We must therefore explain the ruling of the Magen Avraham. He sees the problem as one of touching muktzeh, which must be the stream of water, as the Mechaber cautions (Orach Chayyim 310:6) that one may not touch the muktzeh item. We must assume that he considers the touching of the stream of water that flows on top of the meat as prohibited, as it is as if one is touching the meat itself.

R. Landau finds this quite difficult to correlate with his views. First, because this is only indirect touching. Second, this goes according to the Mechaber who rules similarly to the Terumat
HaDeshen and differentiates between where one touched an item for the need of a muktzeh item, which would be prohibited, and where one touched for the need of a permitted non-muktzeh item (for example, a bed or pillow where he might usually put money, but this time, from bein hashemashot (dusk) on Friday there was no money there, or there was no intention to put money there.) This would be permitted. However, R. Landau notes that the Rema (Orach Chayyim 513:1 as both the Magen Avraham and the Taz explain) rules only in the case of an item that can move or roll easily is it prohibited to touch, such as an egg or a candle. However, since so many authorities rule that raw meat is not muktzeh at all, we may permit touching it, as we do not look for extra stringencies.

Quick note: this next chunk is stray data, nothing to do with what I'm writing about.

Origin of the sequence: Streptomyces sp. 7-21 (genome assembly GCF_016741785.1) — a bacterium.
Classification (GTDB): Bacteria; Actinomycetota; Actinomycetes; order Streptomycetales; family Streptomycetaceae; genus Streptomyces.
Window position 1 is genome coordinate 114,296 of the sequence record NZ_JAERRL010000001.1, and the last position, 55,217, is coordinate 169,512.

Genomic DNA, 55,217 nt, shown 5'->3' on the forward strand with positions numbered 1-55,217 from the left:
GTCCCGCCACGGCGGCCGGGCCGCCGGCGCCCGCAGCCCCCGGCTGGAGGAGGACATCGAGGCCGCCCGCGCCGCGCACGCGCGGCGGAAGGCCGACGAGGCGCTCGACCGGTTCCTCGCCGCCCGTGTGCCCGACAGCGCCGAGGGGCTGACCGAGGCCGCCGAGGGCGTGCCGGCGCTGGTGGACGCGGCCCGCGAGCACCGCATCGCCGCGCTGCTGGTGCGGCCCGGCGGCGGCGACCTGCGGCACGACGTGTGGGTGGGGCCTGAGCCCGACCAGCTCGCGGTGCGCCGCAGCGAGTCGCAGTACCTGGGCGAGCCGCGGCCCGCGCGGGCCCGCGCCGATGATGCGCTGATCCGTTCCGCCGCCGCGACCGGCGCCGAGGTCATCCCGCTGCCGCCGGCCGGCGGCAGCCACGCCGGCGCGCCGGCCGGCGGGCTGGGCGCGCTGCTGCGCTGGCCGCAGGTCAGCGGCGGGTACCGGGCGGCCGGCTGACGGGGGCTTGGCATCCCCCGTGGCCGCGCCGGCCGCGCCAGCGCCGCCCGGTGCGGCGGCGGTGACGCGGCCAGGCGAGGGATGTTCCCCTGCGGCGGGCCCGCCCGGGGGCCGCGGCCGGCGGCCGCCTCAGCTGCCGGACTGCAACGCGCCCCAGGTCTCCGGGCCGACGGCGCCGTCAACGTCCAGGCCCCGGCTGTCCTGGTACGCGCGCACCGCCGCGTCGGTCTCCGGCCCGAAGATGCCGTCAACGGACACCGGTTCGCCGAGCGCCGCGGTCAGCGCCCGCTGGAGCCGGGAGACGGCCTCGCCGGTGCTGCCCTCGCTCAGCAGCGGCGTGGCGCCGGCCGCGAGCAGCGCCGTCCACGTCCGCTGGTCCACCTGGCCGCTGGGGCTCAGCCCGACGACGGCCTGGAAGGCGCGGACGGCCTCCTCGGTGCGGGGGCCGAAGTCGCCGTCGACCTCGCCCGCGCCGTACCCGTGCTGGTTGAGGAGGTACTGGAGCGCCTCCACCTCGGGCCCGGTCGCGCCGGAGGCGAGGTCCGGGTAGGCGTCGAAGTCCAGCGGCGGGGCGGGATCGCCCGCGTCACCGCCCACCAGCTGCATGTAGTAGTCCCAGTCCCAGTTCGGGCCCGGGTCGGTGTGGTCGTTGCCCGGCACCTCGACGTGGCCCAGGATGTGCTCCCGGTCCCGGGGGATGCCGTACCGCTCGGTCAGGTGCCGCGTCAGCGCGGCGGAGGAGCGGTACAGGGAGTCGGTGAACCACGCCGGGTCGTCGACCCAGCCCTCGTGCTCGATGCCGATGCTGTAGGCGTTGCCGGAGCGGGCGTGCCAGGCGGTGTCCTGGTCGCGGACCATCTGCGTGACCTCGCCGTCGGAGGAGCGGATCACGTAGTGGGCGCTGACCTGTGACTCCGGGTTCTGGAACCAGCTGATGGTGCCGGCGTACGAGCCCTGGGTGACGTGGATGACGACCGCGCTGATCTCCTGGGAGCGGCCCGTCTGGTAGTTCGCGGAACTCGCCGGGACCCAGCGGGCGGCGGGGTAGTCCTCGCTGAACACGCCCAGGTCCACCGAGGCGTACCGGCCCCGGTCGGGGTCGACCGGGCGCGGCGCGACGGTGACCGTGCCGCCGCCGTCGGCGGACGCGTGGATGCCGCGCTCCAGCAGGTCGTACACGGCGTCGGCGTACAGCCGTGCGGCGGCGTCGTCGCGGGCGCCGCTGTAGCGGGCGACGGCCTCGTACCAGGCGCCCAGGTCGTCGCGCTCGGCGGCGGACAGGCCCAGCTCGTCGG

Therefore, based on all of the above reasons, R. Landau concludes that even raw beef if it is not as good when broiled as when cooked, it would be permitted to pour water over it (on Shabbat, the third day after slaughter). However, if there is a gentile who can do it, preferably he should, but if not, even a Jew may pour the water. R. Landau adds, “If by the way, [the Jew] needs to rinse his hands, he may disguise the action by washing directly over the pot of meat.”

Thus, R. Landau shows us that we may soak the meat, if possible, indirectly, although there clearly are issues of hachana from Shabbat to weekdays involved.

(To be continued)

Q & A: Hachana (Part IV)

Friday, July 11th, 2003

QUESTION: Is it halachically permissible to pack on the Sabbath or Yom Tov for a trip to be taken on the next day?

Moishe Halberstam, Esq.


ANSWER: We began our discussion with the general premise that it is preferable not to pack on Shabbat or a holiday in preparation of a trip to be taken on a subsequently, on a weekday.
Some halachic authorities prohibit doing so. This activity would be categorized as hachana or preparation on Shabbat or a holiday for a need after Shabbat or the holiday, which is prohibited. Items not intended for use on the same day (Shabbat or a holiday) are considered muktzeh, a biblically-based concept (Exodus 16:5, Beitza 2b), the Torah’s frame of reference being food preparation.

In order to be able to prepare food on one day of a holiday for the next day of that holiday or for a Shabbat that immediately follows it, an eruv tavshilin (two types of food set aside as preparation of a meal) is prepared, the reasoning being that food is prepared for that same day and it is the leftovers that are used on the following day. With this reasoning, the prohibition of hachana is avoided in the preparation of food. Though the Torah refers to food only, other